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Catholic School my only option?

(16 Posts)
tiggytape Tue 29-Jan-13 14:59:48

Catholic schools are community schools unless they are private.
Sometimes faith schools are funded slightly differently or own some of their own land but unless, it is a private school, it is included as a state school that the council allocates places at.

PureQuintessence Tue 29-Jan-13 14:54:33

To be honest, if your son is in Y6, I would accept the place on the C&E school.

You have less grounds for appeal if you have turned down a place for him and sent both children to the Catholic school.

If I were you, I would let them be at two different schools for a while, and hope that your dd can get a place on sibling policy, while you prepare your appeal.

Good luck.

WhatKindofFool Tue 29-Jan-13 14:52:46

That is the nearest community school with places.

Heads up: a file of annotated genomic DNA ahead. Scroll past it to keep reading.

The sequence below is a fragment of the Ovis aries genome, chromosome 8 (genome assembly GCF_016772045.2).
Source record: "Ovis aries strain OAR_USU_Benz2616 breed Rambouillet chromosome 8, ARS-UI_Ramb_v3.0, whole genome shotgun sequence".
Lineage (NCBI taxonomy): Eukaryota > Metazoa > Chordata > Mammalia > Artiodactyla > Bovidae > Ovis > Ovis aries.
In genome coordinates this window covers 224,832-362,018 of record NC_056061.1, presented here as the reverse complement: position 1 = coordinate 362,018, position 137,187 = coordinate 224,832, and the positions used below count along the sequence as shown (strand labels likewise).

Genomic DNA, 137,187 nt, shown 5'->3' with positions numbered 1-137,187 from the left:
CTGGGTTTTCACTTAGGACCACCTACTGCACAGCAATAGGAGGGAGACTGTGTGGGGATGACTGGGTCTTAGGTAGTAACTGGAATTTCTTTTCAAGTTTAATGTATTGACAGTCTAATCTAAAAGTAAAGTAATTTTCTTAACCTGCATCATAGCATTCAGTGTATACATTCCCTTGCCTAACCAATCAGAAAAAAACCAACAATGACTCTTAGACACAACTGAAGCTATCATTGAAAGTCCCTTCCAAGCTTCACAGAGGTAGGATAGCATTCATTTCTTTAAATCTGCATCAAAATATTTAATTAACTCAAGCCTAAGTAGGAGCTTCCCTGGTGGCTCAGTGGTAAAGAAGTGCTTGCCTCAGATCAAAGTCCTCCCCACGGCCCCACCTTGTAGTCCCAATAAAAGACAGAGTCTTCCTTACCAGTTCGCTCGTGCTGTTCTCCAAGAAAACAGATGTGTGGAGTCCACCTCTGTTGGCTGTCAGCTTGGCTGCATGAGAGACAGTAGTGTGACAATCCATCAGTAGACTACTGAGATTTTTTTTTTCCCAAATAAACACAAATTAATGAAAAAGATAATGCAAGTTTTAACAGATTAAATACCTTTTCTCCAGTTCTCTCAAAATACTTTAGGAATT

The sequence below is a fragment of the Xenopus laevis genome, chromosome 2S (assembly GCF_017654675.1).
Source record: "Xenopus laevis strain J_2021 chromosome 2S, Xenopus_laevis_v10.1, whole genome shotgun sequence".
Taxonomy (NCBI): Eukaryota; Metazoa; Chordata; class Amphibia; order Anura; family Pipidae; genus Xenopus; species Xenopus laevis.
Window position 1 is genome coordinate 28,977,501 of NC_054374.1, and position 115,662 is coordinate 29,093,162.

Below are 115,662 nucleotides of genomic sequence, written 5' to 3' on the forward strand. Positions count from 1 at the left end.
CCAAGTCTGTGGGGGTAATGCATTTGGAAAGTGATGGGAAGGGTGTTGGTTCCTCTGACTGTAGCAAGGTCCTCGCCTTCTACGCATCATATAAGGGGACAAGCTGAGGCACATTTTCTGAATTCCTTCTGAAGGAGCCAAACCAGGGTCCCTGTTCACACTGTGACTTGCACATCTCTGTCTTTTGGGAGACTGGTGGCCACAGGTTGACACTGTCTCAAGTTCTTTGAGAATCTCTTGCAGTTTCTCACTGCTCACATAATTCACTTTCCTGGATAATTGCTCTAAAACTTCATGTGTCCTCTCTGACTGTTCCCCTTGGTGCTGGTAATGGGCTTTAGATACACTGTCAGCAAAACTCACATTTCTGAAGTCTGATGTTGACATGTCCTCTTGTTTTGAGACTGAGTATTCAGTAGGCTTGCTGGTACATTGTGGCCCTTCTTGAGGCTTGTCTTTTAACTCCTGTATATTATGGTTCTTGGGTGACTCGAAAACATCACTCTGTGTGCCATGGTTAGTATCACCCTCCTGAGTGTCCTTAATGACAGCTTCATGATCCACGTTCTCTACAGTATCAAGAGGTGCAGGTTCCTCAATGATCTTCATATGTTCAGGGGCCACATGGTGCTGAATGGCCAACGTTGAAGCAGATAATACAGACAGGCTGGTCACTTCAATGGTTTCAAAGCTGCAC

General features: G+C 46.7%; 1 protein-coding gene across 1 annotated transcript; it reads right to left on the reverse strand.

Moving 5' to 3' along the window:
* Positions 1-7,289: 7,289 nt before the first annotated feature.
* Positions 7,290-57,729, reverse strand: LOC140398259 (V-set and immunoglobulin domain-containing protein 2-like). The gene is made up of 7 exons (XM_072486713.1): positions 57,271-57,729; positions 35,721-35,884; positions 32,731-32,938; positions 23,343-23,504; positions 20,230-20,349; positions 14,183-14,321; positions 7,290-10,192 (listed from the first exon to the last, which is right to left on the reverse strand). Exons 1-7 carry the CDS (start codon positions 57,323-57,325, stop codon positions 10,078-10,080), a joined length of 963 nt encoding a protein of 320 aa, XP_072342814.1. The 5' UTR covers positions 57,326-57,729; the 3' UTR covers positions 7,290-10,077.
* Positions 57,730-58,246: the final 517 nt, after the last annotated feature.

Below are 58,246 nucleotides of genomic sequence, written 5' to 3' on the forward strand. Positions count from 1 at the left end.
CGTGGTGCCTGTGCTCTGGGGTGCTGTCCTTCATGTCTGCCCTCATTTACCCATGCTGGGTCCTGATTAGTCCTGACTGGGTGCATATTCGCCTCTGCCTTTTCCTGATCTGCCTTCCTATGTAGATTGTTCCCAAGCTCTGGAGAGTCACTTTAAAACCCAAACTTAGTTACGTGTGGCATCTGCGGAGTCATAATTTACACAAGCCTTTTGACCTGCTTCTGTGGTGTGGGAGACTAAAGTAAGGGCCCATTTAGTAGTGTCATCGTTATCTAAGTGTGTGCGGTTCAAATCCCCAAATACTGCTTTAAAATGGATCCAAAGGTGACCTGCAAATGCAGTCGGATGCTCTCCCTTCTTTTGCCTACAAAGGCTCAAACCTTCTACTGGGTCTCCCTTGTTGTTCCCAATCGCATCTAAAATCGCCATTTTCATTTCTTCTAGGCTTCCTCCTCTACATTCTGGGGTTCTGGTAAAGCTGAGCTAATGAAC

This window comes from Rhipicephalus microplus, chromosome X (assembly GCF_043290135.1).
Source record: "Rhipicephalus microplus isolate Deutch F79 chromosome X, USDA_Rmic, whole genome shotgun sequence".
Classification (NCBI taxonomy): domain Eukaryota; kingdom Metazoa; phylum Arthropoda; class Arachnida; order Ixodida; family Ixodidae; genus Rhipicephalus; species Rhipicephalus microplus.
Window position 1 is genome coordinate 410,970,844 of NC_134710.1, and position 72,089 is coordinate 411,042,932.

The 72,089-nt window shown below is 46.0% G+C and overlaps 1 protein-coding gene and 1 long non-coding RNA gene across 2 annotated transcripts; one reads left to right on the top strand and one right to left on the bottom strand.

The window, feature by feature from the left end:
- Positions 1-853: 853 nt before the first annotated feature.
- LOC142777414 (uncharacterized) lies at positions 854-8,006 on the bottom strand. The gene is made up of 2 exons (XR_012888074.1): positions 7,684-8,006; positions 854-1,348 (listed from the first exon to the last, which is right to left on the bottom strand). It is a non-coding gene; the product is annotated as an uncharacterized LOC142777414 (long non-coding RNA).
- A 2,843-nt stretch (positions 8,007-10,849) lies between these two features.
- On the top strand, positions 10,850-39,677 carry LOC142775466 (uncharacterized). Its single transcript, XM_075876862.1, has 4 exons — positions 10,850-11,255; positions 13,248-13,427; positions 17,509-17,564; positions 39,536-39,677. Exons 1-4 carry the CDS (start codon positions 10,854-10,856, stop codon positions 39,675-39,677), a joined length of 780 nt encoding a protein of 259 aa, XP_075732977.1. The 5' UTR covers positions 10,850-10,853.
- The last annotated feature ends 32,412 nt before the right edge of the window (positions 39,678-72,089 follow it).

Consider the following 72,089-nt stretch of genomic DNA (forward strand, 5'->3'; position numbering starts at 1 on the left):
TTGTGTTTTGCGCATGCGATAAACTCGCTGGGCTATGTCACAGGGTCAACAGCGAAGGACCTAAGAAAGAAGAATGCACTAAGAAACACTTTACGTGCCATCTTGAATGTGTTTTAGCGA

WhatKindofFool Tue 29-Jan-13 14:50:56

I thought that the LEA would allocate you places at the nearest community school, and not offer you a place at a Catholic school unless you specifically asked. Have you spoken to someone in School Admissions? This sounds totally bizarre to me!

tiggytape Tue 29-Jan-13 14:28:05

hippppy - moving to a new area and schooling is often difficult so I do sympathise. In your situation, parents often end up getting allocated 2 different schools and not always ones they are happy with. I think it is worth putting DS into the CofE school as you have nothing to lose by doing so: It is the school you want, it will see him through to secondary and his presence there boosts DD's chances of getting a place all the time he is a pupil there.

As for DD, you can either put her in the Catholic school and hope a place comes up quickly at CofE, you can explore other schools further away from home that may have places, you can home school her whilst keeping her on the waiting list for the Cof E school and you can find out if, by some luck, the CofE school has less than 30 per class which means an appeal is viable even if they are technically full.

hippppy Tue 29-Jan-13 14:24:34

sorry about the spellers! Auto on my phone is not the best ;)

tiggytape Tue 29-Jan-13 14:22:54